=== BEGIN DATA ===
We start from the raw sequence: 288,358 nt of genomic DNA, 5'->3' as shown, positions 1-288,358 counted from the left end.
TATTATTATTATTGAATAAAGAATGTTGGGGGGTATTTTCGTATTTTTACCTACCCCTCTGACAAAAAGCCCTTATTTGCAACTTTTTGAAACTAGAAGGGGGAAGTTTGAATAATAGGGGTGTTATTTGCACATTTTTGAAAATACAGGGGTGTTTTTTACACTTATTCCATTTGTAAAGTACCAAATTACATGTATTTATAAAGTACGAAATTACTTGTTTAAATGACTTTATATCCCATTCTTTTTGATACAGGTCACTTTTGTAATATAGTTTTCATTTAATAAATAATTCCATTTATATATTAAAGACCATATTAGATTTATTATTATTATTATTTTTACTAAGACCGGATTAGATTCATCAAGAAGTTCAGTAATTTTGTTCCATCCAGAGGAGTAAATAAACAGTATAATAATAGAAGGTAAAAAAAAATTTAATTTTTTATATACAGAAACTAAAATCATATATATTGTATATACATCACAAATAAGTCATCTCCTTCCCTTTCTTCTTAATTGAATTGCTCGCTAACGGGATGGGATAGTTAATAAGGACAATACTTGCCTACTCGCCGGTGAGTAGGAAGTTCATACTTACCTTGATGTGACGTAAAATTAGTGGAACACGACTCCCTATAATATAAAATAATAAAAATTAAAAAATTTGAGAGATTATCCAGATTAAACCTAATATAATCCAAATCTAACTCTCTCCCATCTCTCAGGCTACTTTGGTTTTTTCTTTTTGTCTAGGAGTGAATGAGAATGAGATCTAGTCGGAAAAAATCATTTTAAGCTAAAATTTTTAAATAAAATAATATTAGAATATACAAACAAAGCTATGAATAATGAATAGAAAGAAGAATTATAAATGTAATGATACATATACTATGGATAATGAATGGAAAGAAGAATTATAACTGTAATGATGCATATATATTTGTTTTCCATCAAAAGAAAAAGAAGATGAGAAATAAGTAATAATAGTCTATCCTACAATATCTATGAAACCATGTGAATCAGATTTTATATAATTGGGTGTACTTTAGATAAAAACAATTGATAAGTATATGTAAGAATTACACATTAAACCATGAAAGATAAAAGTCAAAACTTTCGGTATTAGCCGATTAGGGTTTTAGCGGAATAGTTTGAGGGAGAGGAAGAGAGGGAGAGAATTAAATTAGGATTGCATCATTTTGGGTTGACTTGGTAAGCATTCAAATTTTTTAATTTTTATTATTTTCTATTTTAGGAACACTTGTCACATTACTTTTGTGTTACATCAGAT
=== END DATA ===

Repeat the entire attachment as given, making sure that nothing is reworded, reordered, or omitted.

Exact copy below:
We start from the raw sequence: 288,358 nt of genomic DNA, 5'->3' as shown, positions 1-288,358 counted from the left end.
TATTATTATTATTGAATAAAGAATGTTGGGGGGTATTTTCGTATTTTTACCTACCCCTCTGACAAAAAGCCCTTATTTGCAACTTTTTGAAACTAGAAGGGGGAAGTTTGAATAATAGGGGTGTTATTTGCACATTTTTGAAAATACAGGGGTGTTTTTTACACTTATTCCATTTGTAAAGTACCAAATTACATGTATTTATAAAGTACGAAATTACTTGTTTAAATGACTTTATATCCCATTCTTTTTGATACAGGTCACTTTTGTAATATAGTTTTCATTTAATAAATAATTCCATTTATATATTAAAGACCATATTAGATTTATTATTATTATTATTTTTACTAAGACCGGATTAGATTCATCAAGAAGTTCAGTAATTTTGTTCCATCCAGAGGAGTAAATAAACAGTATAATAATAGAAGGTAAAAAAAAATTTAATTTTTTATATACAGAAACTAAAATCATATATATTGTATATACATCACAAATAAGTCATCTCCTTCCCTTTCTTCTTAATTGAATTGCTCGCTAACGGGATGGGATAGTTAATAAGGACAATACTTGCCTACTCGCCGGTGAGTAGGAAGTTCATACTTACCTTGATGTGACGTAAAATTAGTGGAACACGACTCCCTATAATATAAAATAATAAAAATTAAAAAATTTGAGAGATTATCCAGATTAAACCTAATATAATCCAAATCTAACTCTCTCCCATCTCTCAGGCTACTTTGGTTTTTTCTTTTTGTCTAGGAGTGAATGAGAATGAGATCTAGTCGGAAAAAATCATTTTAAGCTAAAATTTTTAAATAAAATAATATTAGAATATACAAACAAAGCTATGAATAATGAATAGAAAGAAGAATTATAAATGTAATGATACATATACTATGGATAATGAATGGAAAGAAGAATTATAACTGTAATGATGCATATATATTTGTTTTCCATCAAAAGAAAAAGAAGATGAGAAATAAGTAATAATAGTCTATCCTACAATATCTATGAAACCATGTGAATCAGATTTTATATAATTGGGTGTACTTTAGATAAAAACAATTGATAAGTATATGTAAGAATTACACATTAAACCATGAAAGATAAAAGTCAAAACTTTCGGTATTAGCCGATTAGGGTTTTAGCGGAATAGTTTGAGGGAGAGGAAGAGAGGGAGAGAATTAAATTAGGATTGCATCATTTTGGGTTGACTTGGTAAGCATTCAAATTTTTTAATTTTTATTATTTTCTATTTTAGGAACACTTGTCACATTACTTTTGTGTTACATCAGAT